The New Themes in Education Conferences

In the 2007 Totnes Review Walter King wrote a very interesting piece entitled ‘The Lost Worlds of Dartingon’. King’s argument is that during the 1980s there was a split on the board and that the “New Agers” defeat of the pragmatists led to the economic decline of the Trust and the dismantling of its economic base.  Whilst I think that the article is an excellent acount of the travails of the Trust in the 1980s, to some extent I disagree with King in that I see both the ‘new age’ and the Dartington economic crisis having much deeper roots. I will write more on both aspects in future posts but suffice to say at this point that many of the Trust’s businesses were struggling during the economic downturns of the 1970s. I would also argue that the ‘vacuum’ over the direction of the Trust that King identifies also  stretches back to the early 1970s when it entered the post Elmhirst era.

In terms of the ‘new age’ at Dartington, one of the concrete examples was the New Themes in Education Conferences which began in the mid 1970s, and which this extract details.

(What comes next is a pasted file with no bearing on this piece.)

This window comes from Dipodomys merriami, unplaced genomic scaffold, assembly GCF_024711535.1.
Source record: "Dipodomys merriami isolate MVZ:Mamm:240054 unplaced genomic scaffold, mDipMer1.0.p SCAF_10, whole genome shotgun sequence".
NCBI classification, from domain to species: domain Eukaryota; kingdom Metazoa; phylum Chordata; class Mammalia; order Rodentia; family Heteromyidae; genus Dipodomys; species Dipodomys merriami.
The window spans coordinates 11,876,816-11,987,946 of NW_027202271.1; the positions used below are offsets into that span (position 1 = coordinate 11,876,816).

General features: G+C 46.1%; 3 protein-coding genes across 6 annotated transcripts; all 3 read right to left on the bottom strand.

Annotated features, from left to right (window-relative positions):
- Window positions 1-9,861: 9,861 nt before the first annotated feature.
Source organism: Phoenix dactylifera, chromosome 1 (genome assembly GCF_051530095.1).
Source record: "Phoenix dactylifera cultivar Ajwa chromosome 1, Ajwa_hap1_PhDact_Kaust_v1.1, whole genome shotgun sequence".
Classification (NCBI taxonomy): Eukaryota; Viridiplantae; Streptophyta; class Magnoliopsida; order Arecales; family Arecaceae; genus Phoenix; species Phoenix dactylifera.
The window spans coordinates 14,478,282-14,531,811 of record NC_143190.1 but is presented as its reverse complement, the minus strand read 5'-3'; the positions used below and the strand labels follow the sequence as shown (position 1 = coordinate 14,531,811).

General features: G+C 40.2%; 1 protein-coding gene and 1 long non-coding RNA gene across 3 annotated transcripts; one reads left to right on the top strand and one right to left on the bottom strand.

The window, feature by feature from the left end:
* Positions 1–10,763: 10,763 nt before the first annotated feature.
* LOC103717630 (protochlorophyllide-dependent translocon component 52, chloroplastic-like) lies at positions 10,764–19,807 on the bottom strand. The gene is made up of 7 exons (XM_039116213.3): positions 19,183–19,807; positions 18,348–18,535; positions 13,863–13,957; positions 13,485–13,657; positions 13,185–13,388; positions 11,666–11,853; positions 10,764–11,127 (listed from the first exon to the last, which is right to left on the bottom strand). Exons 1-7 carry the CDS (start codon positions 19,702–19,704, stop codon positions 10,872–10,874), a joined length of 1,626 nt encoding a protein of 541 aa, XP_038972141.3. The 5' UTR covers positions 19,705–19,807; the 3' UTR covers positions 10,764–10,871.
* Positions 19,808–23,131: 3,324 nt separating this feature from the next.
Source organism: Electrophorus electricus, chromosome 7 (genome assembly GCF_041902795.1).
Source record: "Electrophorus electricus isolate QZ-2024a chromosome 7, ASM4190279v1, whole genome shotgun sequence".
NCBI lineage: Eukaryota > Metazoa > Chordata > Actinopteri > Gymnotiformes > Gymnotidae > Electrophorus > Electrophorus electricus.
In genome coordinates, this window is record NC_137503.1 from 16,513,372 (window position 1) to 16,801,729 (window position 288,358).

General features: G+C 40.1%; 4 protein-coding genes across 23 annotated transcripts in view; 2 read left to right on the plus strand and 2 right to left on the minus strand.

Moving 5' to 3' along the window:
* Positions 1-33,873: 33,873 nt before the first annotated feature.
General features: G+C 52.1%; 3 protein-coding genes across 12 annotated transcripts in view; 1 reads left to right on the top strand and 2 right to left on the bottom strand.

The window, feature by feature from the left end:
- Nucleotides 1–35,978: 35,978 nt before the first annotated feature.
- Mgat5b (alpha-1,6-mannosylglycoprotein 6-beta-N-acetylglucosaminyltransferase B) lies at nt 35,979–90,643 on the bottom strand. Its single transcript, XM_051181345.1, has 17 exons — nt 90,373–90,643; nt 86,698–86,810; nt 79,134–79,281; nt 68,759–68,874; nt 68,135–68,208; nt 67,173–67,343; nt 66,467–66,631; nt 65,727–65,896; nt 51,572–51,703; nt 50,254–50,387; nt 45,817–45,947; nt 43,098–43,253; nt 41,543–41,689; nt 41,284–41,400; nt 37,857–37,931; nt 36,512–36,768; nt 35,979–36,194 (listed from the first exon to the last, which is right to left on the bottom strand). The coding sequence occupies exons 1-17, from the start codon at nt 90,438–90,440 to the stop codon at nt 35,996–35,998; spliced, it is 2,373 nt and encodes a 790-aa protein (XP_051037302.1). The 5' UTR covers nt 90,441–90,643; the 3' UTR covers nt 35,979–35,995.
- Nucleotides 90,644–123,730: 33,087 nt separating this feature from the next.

The New Themes in Education Conferences organised by Mark Braham under the auspices of the Dartington Society which was one of the initiatives which came out of Ash’s (1974) Rediscovering the Estate paper. The first of the Education Conferences was held for a week over Easter in 1976. A range of participants were involved, many of whom were in no way associated with alternative ideas, but the conference also provided a platform for R. D. Laing. Laing is regarded as the father of the ‘anti-psychiatry’ movement and was described by Theodore Rozak (author of The Making of a Counter Culture) as ‘one of the leading mentors of Britain’s burgeoning counter culture.’ Laing later retuned to Dartington in 1979 to speak at a sold out lecture on childbirth. The Education conferences became an annual occurrence and bought a range of thinkers and ideas into contact with Dartington. The 1977 conference was subtitled ‘Education and evolution’ and focused on the ideas of Piere Teilhard de Chanin. Teilhard has become regarded as a significant inspiration for the modern New Age movement. Subsequent conferences included figures such as James Robertson, Frijtof Capra, Christian Schumacher (son of E.F. Schumacher, all attendees at the 1978 conference) and Hazel Henderson (1981 conference on Right Livelihood) amongst others, all of whom had burgeoning reputations as innovative thinkers at the time. The conferences continued into the 1980s and were one reason that Dartington itself developed a reputation as a ‘New Age’ centre. For example they were mentioned in the Appendix to Marilyn Ferguson’s The Aquarian Conspiracy, a bestseller when published in 1981 and which did much to popularise ideas of a ‘New Age movement’.

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